specified in the order the values are concatenated together during signing. To
include the HTTP request line in the signature calculation, use the special
`request-line` value.  While this is overloading the definition of `headers` in
HTTP linguism, the request-line is defined in RFC 2616, and as the outlier from
headers in useful signature calculation, it is deemed simpler to simply use
`request-line` than to add a separate parameter for it.

#### extensions

OPTIONAL.  The `extensions` parameter is used to include additional information
which is covered by the request.  The content and format of the string is out of
scope for this document, and expected to be specified by implementors.

#### signature

REQUIRED.  The `signature` parameter is a `Base64` encoded digital signature
generated by the client. The client uses the `algorithm` and `headers` request
parameters to form a canonicalized `signing string`.  This `signing string` is
then signed with the key associated with `keyId` and the algorithm
corresponding to `algorithm`.  The `signature` parameter is then set to the
`Base64` encoding of the signature.

### Signing String Composition

In order to generate the string that is signed with a key, the client MUST take
the values of each HTTP header specified by `headers` in the order they appear.

1. If the header name is not `request-line` then append the lowercased header
   name followed with an ASCII colon `:` and an ASCII space ` `.
2. If the header name is `request-line` then append the HTTP request line,
   otherwise append the header value.
3. If value is not the last value then append an ASCII newline `\n`. The string
   MUST NOT include a trailing ASCII newline.

# Example Requests

All requests refer to the following request (body omitted):

    POST /foo HTTP/1.1
    Host: example.org
    Date: Tue, 07 Jun 2014 20:51:35 GMT
    Content-Type: application/json
    Digest: SHA-256=X48E9qOokqqrvdts8nOJRJN3OWDUoyWxBf7kbu9DBPE=
    Content-Length: 18

The "rsa-key-1" keyId refers to a private key known to the client and a public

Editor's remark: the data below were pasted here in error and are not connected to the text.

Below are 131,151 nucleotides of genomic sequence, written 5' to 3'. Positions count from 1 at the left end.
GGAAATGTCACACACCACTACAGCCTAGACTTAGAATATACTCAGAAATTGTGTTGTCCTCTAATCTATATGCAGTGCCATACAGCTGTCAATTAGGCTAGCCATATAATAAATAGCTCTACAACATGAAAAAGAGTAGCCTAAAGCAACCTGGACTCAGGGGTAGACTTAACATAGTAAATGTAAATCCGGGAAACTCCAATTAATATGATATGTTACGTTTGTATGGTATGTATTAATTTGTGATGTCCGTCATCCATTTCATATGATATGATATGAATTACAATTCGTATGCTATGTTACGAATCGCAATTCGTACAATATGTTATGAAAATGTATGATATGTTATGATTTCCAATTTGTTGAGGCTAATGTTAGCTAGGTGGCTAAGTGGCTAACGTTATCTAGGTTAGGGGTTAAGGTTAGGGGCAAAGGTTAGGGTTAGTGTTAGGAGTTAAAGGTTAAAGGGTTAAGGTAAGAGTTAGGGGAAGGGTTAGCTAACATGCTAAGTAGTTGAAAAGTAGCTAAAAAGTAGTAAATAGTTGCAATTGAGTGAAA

key known to the server. The "hmac-key-1" keyId refers to key known to the
client and server.

## Default parameterization

The authorization header and signature would be generated as:

    Authorization: Signature keyId="rsa-key-1",algorithm="rsa-sha256",signature="Base64(RSA-SHA256(signing string))"

The client would compose the signing string as:

    date: Tue, 07 Jun 2014 20:51:35 GMT

## Header List

The authorization header and signature would be generated as:

    Authorization: Signature keyId="rsa-key-1",algorithm="rsa-sha256",headers="(request-target) date content-type digest",signature="Base64(RSA-SHA256(signing string))"

The client would compose the signing string as (`+ "\n"` inserted for
readability):

    (request-target) post /foo + "\n"
    date: Tue, 07 Jun 2011 20:51:35 GMT + "\n"
    content-type: application/json + "\n"
    digest: SHA-256=Base64(SHA256(Body))

## Algorithm

The authorization header and signature would be generated as:

    Authorization: Signature keyId="hmac-key-1",algorithm="hmac-sha1",signature="Base64(HMAC-SHA1(signing string))"

The client would compose the signing string as:

    date: Tue, 07 Jun 2011 20:51:35 GMT

# Signing Algorithms

Currently supported algorithm names are:

* rsa-sha1
* rsa-sha256
* rsa-sha512
* dsa-sha1
* hmac-sha1
* hmac-sha256
* hmac-sha512

# Security Considerations

## Default Parameters